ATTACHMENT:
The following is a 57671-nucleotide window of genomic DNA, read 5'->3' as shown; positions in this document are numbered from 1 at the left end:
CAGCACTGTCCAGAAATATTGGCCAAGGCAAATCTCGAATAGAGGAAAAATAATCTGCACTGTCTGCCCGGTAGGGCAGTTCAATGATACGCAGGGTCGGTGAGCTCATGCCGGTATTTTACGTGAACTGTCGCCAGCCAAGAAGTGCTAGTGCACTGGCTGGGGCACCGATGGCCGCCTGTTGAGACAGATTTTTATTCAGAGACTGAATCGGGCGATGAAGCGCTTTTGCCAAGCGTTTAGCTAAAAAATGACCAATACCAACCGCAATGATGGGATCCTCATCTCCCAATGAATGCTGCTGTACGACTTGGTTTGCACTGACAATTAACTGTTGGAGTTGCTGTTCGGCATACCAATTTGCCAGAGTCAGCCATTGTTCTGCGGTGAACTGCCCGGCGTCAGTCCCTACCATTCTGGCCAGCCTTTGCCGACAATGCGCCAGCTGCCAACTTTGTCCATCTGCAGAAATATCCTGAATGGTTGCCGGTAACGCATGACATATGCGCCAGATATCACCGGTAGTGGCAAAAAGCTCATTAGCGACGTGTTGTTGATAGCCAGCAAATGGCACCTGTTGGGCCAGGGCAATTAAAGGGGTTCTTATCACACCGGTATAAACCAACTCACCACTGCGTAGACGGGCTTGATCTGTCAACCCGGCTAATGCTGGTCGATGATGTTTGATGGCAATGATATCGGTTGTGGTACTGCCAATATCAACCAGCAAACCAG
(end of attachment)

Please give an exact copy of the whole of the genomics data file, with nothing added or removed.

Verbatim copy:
The following is a 57671-nucleotide window of genomic DNA, read 5'->3' as shown; positions in this document are numbered from 1 at the left end:
CAGCACTGTCCAGAAATATTGGCCAAGGCAAATCTCGAATAGAGGAAAAATAATCTGCACTGTCTGCCCGGTAGGGCAGTTCAATGATACGCAGGGTCGGTGAGCTCATGCCGGTATTTTACGTGAACTGTCGCCAGCCAAGAAGTGCTAGTGCACTGGCTGGGGCACCGATGGCCGCCTGTTGAGACAGATTTTTATTCAGAGACTGAATCGGGCGATGAAGCGCTTTTGCCAAGCGTTTAGCTAAAAAATGACCAATACCAACCGCAATGATGGGATCCTCATCTCCCAATGAATGCTGCTGTACGACTTGGTTTGCACTGACAATTAACTGTTGGAGTTGCTGTTCGGCATACCAATTTGCCAGAGTCAGCCATTGTTCTGCGGTGAACTGCCCGGCGTCAGTCCCTACCATTCTGGCCAGCCTTTGCCGACAATGCGCCAGCTGCCAACTTTGTCCATCTGCAGAAATATCCTGAATGGTTGCCGGTAACGCATGACATATGCGCCAGATATCACCGGTAGTGGCAAAAAGCTCATTAGCGACGTGTTGTTGATAGCCAGCAAATGGCACCTGTTGGGCCAGGGCAATTAAAGGGGTTCTTATCACACCGGTATAAACCAACTCACCACTGCGTAGACGGGCTTGATCTGTCAACCCGGCTAATGCTGGTCGATGATGTTTGATGGCAATGATATCGGTTGTGGTACTGCCAATATCAACCAGCAAACCAG